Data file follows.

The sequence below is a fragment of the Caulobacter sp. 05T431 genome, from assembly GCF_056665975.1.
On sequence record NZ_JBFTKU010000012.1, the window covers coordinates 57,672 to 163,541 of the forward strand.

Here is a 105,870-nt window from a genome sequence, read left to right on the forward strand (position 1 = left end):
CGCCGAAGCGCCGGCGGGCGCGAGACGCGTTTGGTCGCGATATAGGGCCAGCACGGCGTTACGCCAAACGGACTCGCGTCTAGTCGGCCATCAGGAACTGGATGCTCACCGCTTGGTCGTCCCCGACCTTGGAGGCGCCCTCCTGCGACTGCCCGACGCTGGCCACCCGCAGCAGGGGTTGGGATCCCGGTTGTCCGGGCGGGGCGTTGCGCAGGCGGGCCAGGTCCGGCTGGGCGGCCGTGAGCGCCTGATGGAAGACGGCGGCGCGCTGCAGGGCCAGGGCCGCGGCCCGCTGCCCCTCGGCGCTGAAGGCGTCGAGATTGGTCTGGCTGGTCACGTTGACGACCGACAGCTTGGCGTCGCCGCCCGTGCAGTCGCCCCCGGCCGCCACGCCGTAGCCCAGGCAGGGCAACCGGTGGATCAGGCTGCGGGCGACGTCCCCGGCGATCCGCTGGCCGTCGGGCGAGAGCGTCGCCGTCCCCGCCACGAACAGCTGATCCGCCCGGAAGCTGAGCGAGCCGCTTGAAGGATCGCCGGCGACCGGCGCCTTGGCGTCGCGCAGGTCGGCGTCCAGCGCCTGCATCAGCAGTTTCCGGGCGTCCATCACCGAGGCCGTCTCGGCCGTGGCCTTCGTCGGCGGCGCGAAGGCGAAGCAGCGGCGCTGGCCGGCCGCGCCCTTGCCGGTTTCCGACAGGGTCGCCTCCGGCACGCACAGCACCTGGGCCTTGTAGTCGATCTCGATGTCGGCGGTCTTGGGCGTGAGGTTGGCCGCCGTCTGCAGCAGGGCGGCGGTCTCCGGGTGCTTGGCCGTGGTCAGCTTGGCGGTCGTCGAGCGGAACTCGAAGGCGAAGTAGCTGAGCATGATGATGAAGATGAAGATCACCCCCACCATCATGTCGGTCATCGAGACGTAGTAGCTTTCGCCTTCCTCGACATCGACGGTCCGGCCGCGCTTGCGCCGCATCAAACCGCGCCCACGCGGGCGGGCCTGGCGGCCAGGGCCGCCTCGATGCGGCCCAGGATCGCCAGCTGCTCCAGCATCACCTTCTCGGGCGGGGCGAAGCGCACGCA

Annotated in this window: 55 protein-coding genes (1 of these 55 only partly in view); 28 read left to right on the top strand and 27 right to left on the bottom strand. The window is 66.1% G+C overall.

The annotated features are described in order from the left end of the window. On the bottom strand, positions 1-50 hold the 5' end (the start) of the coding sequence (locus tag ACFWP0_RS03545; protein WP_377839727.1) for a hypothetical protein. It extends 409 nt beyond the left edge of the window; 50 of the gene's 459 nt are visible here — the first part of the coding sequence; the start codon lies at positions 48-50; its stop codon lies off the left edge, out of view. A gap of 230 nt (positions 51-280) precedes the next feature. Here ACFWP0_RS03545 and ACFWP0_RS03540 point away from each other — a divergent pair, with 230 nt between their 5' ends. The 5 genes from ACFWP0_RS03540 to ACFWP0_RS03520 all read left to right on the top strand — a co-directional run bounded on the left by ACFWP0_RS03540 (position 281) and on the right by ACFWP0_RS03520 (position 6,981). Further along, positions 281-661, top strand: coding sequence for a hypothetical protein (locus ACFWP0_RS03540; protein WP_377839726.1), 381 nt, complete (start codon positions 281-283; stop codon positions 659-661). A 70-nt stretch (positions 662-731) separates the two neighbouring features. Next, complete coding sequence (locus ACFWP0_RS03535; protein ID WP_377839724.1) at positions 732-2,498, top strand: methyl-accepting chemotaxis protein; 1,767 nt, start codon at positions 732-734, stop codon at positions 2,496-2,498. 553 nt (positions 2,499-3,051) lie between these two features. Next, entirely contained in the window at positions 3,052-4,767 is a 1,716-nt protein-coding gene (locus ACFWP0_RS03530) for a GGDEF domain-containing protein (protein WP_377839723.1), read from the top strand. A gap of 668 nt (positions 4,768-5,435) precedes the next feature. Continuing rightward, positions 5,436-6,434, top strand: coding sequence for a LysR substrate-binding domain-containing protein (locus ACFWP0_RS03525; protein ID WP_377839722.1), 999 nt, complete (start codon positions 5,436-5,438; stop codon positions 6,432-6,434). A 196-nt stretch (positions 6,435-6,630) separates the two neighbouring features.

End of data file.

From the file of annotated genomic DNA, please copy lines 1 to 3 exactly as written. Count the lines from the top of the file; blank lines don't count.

The sequence below is a fragment of the Caulobacter sp. 05T431 genome, from assembly GCF_056665975.1.
On sequence record NZ_JBFTKU010000012.1, the window covers coordinates 57,672 to 163,541 of the forward strand.

Here is a 105,870-nt window from a genome sequence, read left to right on the forward strand (position 1 = left end):